Your task is to write a function to determine how many items to remove from the array. When you are finished, you are welcome to read or run a suggested solution, or to post your own solution or discuss the exercise in the comments below.

## Data Structures Homework

### August 24, 2018

Today’s exercise is from a programming student taking a Data Structures course, using Java.

Given a text file, print a list of the ten most common words in the file, along with their frequency of occurrence. You may not use a HashMap or ArrayList, but you may use regular expressions.

Your task is to write a program to find the ten most common words in an input file. When you are finished, you are welcome to read or run a suggested solution, or to post your own solution or discuss the exercise in the comments below.

## Mars Rover

### August 21, 2018

Today’s exercise is a Microsoft interview question:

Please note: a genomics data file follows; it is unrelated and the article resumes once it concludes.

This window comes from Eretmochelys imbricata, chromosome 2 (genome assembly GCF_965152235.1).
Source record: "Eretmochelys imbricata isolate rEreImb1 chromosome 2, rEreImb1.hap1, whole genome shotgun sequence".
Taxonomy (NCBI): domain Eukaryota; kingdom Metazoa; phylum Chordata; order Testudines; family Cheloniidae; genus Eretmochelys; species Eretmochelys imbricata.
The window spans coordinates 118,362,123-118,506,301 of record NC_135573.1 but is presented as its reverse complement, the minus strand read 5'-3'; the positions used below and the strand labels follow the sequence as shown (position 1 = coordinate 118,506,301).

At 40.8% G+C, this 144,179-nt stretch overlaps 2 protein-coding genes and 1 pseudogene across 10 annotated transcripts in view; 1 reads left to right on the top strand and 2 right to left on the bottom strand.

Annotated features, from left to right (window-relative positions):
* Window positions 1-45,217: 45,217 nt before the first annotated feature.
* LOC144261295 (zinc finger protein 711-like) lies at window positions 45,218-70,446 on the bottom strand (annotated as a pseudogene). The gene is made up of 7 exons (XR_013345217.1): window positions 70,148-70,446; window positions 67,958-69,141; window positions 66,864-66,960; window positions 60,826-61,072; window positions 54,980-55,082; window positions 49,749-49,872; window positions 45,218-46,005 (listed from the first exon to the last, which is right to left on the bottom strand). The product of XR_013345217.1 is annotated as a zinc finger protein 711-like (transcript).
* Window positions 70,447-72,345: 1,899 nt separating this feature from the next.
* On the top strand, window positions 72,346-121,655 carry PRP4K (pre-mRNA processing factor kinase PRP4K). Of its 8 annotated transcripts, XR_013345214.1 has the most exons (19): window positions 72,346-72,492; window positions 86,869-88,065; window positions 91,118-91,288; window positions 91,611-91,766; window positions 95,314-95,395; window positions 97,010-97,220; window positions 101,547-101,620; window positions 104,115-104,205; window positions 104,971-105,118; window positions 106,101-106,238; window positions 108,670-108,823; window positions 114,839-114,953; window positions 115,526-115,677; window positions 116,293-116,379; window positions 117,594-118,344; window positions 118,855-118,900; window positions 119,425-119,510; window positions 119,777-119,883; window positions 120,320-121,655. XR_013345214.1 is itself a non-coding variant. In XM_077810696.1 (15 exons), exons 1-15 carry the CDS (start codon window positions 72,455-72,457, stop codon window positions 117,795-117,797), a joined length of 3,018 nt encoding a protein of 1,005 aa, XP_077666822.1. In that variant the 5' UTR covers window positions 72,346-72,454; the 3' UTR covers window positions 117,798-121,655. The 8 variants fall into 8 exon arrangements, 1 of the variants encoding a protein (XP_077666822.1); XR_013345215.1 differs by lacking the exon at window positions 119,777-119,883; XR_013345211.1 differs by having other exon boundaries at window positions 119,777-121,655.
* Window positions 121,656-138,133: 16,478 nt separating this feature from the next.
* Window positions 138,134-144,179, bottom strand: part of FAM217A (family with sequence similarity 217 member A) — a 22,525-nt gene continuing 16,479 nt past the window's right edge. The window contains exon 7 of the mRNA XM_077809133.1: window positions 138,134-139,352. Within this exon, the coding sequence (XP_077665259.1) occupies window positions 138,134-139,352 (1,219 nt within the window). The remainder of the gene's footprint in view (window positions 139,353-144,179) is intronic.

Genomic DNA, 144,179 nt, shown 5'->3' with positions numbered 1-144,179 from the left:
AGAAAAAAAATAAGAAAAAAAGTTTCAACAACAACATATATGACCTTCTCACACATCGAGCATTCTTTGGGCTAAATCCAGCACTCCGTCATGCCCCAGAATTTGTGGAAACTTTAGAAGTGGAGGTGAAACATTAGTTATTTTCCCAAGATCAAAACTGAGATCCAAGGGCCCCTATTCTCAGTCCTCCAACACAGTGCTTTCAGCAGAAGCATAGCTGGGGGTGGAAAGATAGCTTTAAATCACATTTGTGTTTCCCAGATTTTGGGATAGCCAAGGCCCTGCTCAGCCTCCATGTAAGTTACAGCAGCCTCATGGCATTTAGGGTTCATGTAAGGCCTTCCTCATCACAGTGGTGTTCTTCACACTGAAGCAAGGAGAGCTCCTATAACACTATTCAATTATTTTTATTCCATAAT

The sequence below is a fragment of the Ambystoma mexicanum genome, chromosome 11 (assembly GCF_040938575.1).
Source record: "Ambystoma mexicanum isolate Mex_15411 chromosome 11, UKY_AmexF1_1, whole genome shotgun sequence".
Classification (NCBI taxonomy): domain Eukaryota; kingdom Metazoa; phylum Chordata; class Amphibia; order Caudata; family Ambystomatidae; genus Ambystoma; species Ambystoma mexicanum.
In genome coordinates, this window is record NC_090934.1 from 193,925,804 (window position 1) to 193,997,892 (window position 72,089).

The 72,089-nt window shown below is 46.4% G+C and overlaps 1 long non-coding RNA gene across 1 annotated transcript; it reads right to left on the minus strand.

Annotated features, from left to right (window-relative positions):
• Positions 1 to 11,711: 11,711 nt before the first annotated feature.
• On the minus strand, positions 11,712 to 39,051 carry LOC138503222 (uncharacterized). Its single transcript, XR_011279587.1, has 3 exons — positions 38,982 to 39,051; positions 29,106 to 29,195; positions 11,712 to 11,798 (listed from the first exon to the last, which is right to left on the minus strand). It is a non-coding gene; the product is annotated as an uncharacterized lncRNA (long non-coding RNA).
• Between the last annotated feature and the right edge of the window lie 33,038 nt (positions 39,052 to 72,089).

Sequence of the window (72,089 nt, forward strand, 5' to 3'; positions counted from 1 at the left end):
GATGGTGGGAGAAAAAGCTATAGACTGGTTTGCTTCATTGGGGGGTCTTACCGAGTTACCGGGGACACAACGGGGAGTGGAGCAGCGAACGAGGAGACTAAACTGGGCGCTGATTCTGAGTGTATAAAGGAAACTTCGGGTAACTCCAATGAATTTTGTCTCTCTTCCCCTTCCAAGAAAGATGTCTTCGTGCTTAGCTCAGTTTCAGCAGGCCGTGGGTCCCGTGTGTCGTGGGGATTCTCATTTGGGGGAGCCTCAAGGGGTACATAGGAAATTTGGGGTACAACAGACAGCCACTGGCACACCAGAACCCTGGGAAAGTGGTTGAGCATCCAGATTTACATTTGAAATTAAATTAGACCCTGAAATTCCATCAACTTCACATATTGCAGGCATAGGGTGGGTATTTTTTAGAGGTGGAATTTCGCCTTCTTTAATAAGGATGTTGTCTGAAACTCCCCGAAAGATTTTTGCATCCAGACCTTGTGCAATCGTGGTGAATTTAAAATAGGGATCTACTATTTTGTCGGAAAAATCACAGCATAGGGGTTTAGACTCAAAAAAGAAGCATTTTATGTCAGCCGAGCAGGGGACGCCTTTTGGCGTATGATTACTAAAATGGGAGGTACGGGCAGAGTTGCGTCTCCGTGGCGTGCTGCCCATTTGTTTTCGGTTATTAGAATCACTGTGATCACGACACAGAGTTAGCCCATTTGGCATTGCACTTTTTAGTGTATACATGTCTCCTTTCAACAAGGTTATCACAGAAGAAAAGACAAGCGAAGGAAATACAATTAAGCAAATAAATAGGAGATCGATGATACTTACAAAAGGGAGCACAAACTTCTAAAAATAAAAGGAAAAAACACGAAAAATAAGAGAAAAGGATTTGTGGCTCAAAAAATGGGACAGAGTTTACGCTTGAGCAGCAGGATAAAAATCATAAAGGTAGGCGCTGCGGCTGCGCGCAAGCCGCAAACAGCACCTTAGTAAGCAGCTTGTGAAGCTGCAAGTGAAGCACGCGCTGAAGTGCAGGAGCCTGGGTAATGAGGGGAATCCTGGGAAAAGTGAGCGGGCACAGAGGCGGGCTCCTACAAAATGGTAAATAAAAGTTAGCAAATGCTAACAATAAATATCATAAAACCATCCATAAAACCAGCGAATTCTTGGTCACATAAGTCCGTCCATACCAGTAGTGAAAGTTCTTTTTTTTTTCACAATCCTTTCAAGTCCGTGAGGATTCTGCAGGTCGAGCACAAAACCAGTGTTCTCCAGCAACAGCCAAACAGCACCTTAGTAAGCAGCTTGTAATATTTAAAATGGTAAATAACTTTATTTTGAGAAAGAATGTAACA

Write code using the commands below for two rovers to meet. Two rovers are dropped on Mars. Imagine Mars to be a straight infinite plane. When the rovers are dropped on Mars they are dropped with a parachute, so their initial position on Mars is on the parachute:

The only commands available are:

- Go left.
- Go right.
- No operation.
- If on parachute go to label.
A label points to a piece of code with a name where it is possible to transfer execution.

Using ONLY the commands above, write code to enable the rovers to meet.

Your task is to write a program to help the Mars rovers meet. When you are finished, you are welcome to read or run a suggested solution, or to post your own solution or discuss the exercise in the comments below.

## Matrix Search

### August 17, 2018

Today’s exercise is a simple task in matrix manipulation. Given a matrix in which the rows are ordered but the columns or not, efficiently search for a specific item in the matrix. For instance, given the matrix

2 5 8 1 4 7 3 6 9

a search for 6 finds it in row 2 column 1, a search for 8 finds it in row 0 column 2, and a search for 0 fails.

Your task is to write a program that searches a matrix. When you are finished, you are welcome to read or run a suggested solution, or to post your own solution or discuss the exercise in the comments below.